Venice is slowly sinking into the sea – but smart engineering, and a healthy dose of technology, will keep this would-be modern Atlantis above the waves.
In a joint effort by the Italian Ministry of Infrastructure and Transport, the Venice Water Authority, and local engineering firms, construction has begun on 78 large gates in temporarily drained portions of the city’s three inlets. Named the MOSE project, the effort was first inspired by the city wide flooding of 1966, and gained momentum as water levels continue rising and soil erosion becomes more of a problem. MOSE is an acronym for Modulo Sperimentale Elettromeccanico, or in English, Experimental Electromechanical Module, but some say it is also in connection with the figure of Moses, famous for his fabled parting of the Red Sea.
During low tides, the gates would lay flat beneath the surface of the lagoon. "Normally, the barriers [will be] full of water and rest on the sea bed," states the Consorzio Venezia Nuova, the group of leading Italian construction companies responsible for the project. "When flooding is forecast, compressed air [will be] pumped into the gates, emptying them of water and causing them to rise up and emerge, blocking the tide as it enters the lagoon. When the tide drops, the gates [will be] filled with water again and return to their housing.”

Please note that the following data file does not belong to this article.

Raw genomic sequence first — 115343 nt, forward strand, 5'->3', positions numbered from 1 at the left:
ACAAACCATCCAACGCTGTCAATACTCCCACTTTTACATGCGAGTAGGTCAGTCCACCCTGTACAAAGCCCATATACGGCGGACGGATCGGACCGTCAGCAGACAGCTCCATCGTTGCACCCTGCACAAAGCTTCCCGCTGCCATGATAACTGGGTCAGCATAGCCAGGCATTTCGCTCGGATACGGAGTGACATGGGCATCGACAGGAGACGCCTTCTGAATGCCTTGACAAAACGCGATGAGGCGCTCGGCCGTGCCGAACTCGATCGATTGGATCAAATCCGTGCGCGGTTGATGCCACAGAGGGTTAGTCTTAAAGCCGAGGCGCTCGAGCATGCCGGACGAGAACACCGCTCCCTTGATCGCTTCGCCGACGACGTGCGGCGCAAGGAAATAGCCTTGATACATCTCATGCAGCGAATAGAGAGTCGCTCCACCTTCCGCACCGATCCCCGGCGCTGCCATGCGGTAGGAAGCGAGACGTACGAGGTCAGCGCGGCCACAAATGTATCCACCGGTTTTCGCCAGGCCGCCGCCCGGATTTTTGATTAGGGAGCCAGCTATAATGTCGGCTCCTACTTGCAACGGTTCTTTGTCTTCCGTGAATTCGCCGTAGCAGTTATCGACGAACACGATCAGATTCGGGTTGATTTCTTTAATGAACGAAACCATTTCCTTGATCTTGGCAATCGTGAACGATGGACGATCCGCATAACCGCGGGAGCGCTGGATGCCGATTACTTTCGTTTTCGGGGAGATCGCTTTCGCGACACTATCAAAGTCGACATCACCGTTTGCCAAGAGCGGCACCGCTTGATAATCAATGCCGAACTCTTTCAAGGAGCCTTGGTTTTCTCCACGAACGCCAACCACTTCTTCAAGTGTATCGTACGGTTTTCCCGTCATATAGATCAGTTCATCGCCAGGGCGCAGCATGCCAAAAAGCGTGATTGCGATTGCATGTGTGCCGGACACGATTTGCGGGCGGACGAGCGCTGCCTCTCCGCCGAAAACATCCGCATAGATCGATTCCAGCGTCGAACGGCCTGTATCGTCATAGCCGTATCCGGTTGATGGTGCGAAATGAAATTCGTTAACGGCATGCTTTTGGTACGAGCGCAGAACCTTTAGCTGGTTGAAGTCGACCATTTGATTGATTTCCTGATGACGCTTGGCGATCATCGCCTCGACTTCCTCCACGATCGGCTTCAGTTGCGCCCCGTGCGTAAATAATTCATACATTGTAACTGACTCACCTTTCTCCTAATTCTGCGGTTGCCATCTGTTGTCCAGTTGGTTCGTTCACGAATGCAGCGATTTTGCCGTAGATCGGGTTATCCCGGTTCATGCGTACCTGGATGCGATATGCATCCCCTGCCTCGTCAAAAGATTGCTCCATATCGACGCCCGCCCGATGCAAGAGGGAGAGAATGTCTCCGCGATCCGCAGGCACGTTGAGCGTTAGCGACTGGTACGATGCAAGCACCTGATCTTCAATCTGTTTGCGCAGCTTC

Additional aspects of the project include reinforcing coastal areas and raising the quaysides. The project is estimated at $6.7 billion, and plans to be operational by 2014. “Thanks to its operational flexibility, the MOSE [will be able to] cope with floods in various ways — by simultaneously closing all three inlets during an exceptional event, by closing one inlet at a time, or partially closing each inlet (the gates are independent) during medium to high tides."
City planners hope the gates will put a stop to the onslaught of flood waters that submerge portions of the city up to five times a year. A more controversial benefit purported by the project is the preservation of coastal habitats, while some conservancy groups claim the barriers will disrupt the delicate ecosystems of the lagoon. For the human occupants, though, the MOSE project promises to keep the Adriatic where it belongs – out of the city streets.